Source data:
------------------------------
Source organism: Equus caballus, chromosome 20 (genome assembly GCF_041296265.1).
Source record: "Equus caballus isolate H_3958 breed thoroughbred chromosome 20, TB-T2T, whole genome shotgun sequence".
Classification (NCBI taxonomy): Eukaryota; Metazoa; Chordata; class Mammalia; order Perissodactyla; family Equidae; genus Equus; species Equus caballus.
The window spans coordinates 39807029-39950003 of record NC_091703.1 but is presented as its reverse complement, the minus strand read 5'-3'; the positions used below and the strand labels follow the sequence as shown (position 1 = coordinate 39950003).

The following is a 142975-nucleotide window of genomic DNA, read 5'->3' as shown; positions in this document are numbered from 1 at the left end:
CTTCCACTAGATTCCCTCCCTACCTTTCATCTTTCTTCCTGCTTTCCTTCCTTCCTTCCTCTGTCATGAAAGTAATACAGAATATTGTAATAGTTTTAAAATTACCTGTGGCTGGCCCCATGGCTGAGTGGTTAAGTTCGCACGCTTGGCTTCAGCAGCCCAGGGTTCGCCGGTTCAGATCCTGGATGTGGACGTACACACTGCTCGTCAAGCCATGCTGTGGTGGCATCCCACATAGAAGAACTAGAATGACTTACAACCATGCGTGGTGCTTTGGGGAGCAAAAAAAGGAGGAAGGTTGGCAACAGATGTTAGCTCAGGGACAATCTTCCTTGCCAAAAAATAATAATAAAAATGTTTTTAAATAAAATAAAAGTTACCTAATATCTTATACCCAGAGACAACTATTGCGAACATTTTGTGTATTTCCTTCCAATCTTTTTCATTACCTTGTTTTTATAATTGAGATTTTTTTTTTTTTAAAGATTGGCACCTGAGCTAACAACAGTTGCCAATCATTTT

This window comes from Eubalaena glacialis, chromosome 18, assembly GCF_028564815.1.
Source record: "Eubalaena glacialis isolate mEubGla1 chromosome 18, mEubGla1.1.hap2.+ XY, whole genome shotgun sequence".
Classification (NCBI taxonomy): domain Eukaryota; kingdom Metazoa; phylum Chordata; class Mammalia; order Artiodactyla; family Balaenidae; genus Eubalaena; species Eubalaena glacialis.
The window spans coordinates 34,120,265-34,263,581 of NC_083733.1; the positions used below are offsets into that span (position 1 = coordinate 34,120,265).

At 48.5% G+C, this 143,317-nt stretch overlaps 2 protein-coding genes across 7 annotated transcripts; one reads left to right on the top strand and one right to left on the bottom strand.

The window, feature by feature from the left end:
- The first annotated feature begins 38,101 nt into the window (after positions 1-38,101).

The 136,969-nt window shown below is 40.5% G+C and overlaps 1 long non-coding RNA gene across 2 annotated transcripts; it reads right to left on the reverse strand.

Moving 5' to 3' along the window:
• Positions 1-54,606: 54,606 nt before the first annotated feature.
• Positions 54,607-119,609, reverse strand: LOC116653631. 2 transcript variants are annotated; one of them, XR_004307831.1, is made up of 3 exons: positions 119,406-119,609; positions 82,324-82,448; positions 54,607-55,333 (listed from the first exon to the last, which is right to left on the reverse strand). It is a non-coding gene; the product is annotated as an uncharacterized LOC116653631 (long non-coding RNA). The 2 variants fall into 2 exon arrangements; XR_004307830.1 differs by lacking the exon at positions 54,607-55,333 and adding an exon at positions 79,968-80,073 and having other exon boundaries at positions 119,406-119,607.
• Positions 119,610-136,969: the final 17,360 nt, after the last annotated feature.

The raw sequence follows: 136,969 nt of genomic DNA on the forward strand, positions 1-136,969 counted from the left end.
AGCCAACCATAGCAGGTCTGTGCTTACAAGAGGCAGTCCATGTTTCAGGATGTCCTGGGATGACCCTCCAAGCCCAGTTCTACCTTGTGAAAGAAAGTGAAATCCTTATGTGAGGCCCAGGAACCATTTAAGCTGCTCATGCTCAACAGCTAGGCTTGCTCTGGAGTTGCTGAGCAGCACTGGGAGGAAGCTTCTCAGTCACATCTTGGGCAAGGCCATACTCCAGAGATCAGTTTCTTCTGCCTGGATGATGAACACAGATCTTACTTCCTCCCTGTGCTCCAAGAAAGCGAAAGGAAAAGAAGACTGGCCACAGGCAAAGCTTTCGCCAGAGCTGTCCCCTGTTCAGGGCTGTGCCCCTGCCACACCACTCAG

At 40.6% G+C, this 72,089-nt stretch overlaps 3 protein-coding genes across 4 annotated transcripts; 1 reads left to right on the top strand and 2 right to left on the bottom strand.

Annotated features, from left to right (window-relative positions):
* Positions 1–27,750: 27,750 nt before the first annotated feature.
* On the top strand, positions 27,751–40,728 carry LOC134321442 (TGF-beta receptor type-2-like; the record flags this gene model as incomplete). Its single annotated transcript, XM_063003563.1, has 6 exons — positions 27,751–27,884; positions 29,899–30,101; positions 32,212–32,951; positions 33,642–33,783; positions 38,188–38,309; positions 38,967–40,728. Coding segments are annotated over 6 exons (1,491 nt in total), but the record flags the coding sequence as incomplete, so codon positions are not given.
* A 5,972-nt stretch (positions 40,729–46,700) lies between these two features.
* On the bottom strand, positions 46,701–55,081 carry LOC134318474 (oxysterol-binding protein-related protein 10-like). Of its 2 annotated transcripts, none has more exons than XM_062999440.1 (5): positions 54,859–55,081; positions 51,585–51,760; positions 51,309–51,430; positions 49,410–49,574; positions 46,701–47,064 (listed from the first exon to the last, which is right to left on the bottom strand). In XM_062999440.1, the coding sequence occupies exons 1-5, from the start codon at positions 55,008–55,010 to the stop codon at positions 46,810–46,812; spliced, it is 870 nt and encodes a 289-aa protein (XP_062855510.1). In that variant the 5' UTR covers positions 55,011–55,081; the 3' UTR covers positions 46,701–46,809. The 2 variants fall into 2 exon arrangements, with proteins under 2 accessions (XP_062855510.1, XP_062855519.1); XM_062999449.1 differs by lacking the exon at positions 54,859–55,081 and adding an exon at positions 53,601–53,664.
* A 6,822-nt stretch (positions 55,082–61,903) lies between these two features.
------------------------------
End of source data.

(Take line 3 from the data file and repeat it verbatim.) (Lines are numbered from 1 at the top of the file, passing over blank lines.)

Classification (NCBI taxonomy): Eukaryota; Metazoa; Chordata; class Mammalia; order Perissodactyla; family Equidae; genus Equus; species Equus caballus.